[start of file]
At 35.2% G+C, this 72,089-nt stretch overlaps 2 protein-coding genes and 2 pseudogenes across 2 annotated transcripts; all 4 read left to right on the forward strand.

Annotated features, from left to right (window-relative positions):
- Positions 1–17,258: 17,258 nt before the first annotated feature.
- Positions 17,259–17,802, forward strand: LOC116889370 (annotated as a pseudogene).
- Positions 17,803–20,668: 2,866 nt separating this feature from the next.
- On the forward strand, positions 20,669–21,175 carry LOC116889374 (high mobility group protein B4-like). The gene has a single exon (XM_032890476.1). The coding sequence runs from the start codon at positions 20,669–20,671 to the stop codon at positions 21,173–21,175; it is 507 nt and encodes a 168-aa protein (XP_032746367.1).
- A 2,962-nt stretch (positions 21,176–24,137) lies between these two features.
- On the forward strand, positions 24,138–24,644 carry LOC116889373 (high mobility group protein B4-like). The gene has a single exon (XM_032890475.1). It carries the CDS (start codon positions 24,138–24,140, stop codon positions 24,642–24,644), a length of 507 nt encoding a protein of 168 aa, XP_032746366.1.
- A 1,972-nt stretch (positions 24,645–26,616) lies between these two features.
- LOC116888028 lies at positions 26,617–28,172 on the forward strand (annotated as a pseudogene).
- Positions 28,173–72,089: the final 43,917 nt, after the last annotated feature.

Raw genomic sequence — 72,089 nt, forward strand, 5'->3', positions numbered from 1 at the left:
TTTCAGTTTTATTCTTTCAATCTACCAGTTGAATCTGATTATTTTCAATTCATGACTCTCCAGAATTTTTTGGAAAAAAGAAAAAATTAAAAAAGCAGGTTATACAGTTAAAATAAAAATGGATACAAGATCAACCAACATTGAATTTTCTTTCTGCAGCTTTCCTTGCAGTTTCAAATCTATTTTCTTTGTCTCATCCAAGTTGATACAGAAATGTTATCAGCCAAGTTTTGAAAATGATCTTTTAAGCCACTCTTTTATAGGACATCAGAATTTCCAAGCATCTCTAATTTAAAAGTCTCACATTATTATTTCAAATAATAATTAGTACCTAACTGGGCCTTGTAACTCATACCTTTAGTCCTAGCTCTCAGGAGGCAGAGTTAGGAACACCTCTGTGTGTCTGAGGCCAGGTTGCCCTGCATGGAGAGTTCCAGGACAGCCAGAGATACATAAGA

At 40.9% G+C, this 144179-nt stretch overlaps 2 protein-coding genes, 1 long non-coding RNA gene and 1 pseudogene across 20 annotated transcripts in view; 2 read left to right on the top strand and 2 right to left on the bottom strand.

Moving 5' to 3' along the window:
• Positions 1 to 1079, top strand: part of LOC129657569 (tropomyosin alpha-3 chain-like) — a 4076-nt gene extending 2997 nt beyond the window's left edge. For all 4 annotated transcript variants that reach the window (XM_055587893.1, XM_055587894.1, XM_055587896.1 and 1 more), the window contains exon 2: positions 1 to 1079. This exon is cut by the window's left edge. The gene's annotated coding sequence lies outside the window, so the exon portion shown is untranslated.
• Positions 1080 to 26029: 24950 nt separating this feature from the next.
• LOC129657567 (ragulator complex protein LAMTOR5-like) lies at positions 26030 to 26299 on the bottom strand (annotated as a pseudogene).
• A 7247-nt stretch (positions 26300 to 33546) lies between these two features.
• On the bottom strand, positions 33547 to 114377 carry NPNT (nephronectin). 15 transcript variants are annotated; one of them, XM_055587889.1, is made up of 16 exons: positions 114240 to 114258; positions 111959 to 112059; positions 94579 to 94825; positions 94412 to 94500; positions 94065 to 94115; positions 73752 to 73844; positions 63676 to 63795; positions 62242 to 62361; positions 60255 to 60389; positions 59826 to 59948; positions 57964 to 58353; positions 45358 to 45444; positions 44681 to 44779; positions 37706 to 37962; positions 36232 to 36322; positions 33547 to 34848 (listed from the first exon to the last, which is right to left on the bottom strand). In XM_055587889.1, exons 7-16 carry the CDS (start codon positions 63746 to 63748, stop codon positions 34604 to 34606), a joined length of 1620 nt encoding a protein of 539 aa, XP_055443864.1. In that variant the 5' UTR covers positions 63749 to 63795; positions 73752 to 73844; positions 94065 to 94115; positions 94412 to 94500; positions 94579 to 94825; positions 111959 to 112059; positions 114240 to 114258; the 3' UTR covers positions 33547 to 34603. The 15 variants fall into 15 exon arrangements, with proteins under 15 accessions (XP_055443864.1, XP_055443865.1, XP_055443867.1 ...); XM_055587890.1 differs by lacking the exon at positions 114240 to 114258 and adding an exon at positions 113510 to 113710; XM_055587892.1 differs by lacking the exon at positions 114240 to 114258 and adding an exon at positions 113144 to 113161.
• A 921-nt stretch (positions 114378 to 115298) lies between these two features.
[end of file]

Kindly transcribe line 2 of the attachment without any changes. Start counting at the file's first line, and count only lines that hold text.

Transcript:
Annotated features, from left to right (window-relative positions):